When viewed as a whole, this book is a loving testament to Laura’s mother, a woman whose warmth, generosity and compassion shine through the text. This deeply personal story also conveys a vivid portrait of a small, close-knit community in the early 1930s, the sort of place where everyone knows everyone else’s business – except, perhaps, the central individual concerned. All in all, this is a remarkable story, exquisitely conveyed in a thoughtful, elegant style.

Girl, Woman, Other by Bernardine Evaristo (2019)

This book caught my eye when it ended up on the Booker shortlist, largely because it was one of two contenders that seemed to be attracting the most positive reviews at the time (the other being Lucy Ellmann’s Ducks, Newburyport). So, when Girl won the Prize itself – a controversial decision as we know – I felt I had to read it.

In short, Girl, Woman, Other is a vibrant portrayal of twelve different characters – mostly black, mostly women – who together offer an insight into a sector of British society over the past hundred years. Here we have women spanning a variety of ages and walks of life, from nineteen-year-old Yazz, a street-smart young woman just starting out at University, to ninety-three-year-old Hattie, keen to remain self-sufficient in her home on the family farm. In between there are mothers and daughters, cleaning entrepreneurs and theatre directors, teachers and bankers, many of whom are forging unfamiliar paths in life – hopefully for others to follow suit.

Over a sequence of thirteen chapters – one for each character and a final after-party scene – Evaristo teases out the connections between various characters, some clear and direct, others more tenuous.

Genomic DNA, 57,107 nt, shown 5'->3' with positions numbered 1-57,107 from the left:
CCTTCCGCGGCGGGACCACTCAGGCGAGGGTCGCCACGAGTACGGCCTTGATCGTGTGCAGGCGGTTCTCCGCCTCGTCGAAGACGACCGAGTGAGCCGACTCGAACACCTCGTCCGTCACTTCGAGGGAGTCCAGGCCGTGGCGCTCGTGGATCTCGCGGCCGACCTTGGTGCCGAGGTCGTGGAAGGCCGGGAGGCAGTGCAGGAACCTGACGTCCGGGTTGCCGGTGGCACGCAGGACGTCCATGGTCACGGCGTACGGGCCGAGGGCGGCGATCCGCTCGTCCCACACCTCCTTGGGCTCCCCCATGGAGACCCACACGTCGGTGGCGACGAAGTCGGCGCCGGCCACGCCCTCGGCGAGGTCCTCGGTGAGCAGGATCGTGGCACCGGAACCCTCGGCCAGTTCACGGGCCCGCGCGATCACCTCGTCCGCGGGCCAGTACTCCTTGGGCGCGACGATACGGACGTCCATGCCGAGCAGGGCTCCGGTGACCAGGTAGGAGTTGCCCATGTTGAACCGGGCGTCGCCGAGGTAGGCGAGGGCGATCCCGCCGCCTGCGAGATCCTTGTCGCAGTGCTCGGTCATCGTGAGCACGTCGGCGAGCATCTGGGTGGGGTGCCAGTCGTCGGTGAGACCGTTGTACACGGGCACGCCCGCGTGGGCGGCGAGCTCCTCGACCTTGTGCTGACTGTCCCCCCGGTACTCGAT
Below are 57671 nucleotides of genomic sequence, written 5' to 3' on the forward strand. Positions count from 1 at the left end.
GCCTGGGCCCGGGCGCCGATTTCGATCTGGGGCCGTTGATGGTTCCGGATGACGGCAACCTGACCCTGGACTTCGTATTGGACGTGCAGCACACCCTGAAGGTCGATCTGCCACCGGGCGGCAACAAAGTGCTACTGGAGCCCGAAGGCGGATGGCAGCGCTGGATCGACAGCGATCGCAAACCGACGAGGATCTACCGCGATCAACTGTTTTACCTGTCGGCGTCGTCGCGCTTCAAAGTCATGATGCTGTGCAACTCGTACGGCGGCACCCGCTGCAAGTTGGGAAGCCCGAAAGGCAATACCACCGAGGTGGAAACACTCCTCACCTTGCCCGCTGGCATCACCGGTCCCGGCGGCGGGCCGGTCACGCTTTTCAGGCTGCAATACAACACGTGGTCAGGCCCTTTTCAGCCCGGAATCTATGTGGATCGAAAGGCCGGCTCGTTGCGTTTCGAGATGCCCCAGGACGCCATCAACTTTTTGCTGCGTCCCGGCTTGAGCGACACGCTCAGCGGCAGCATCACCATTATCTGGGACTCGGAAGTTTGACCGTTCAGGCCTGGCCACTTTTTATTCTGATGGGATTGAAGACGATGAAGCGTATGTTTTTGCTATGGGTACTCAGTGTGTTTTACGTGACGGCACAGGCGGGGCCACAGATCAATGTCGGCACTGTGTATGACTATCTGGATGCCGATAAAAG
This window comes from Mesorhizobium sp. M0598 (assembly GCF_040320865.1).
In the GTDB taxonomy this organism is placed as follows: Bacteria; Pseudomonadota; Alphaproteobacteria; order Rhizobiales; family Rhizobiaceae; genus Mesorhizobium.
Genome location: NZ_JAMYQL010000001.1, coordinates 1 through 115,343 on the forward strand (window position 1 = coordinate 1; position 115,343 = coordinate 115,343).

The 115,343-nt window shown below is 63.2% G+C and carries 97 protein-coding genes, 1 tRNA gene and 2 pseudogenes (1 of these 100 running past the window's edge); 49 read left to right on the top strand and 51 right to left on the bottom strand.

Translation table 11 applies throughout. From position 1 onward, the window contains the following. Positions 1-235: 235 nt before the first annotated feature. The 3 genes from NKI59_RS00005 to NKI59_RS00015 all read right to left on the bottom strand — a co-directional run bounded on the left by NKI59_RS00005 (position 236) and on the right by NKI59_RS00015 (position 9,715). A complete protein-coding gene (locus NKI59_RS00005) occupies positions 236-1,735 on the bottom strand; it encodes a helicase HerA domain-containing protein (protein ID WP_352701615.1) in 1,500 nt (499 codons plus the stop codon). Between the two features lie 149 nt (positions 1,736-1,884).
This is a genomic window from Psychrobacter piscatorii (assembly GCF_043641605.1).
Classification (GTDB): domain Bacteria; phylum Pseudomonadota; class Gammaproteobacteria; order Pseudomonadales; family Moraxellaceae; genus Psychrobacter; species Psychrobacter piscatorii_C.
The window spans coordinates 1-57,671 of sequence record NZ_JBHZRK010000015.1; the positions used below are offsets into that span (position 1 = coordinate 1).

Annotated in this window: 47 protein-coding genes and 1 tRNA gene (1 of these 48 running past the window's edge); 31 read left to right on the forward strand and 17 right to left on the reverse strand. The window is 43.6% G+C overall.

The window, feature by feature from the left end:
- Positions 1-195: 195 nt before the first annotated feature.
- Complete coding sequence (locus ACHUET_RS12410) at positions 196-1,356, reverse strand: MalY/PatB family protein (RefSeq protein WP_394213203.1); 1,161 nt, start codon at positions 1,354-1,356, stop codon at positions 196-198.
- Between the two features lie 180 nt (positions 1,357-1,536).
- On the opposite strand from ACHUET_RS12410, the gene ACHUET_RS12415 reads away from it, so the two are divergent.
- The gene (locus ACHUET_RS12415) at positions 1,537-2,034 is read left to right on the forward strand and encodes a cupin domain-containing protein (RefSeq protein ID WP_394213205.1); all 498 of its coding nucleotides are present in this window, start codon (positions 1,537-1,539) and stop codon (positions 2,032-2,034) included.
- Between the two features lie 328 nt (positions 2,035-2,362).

These women are bright, dynamic, resolute and determined, largely irrespective of the hand they’ve been dealt by society at large. Perhaps unsurprisingly, many have encountered abuse and prejudice over the years, and yet they have managed to find their own ways through it, often with the aid of sheer grit and perseverance. I suspect there is more than a hint of Evaristo herself in Amma, a fifty-something director of ground-breaking feminist theatre. Having lived most of her creative life on the radical fringes, Amma now finds herself joining the establishment with her new play due to open at the National, hopefully to great critical acclaim.

What I love about this book is the way Evaristo prompts readers to look beyond the traditional stereotypes of black women typically presented to us in films, TV and other cultural media, encouraging us to see her characters for who they really are – rounded individuals with a multitude of thoughts and feelings.

Yazz wishes the play had already opened to five-star universal acclaim so that she can watch it stamped with pre-approval, it matters because she’ll have to deal with the aftermath if it’s slagged off by the critics and Mum’ll go on an emotional rampage that might last weeks – about the critics sabotaging her career with their complete lack of insight into black women’s lives and how this had been her big break after over forty years of hard graft blah di blah and how they didn’t get the play because it’s not about aid workers in Africa or troubled teenage boys or drug dealers or African warlords or African-American blues singers or white people rescuing black slaves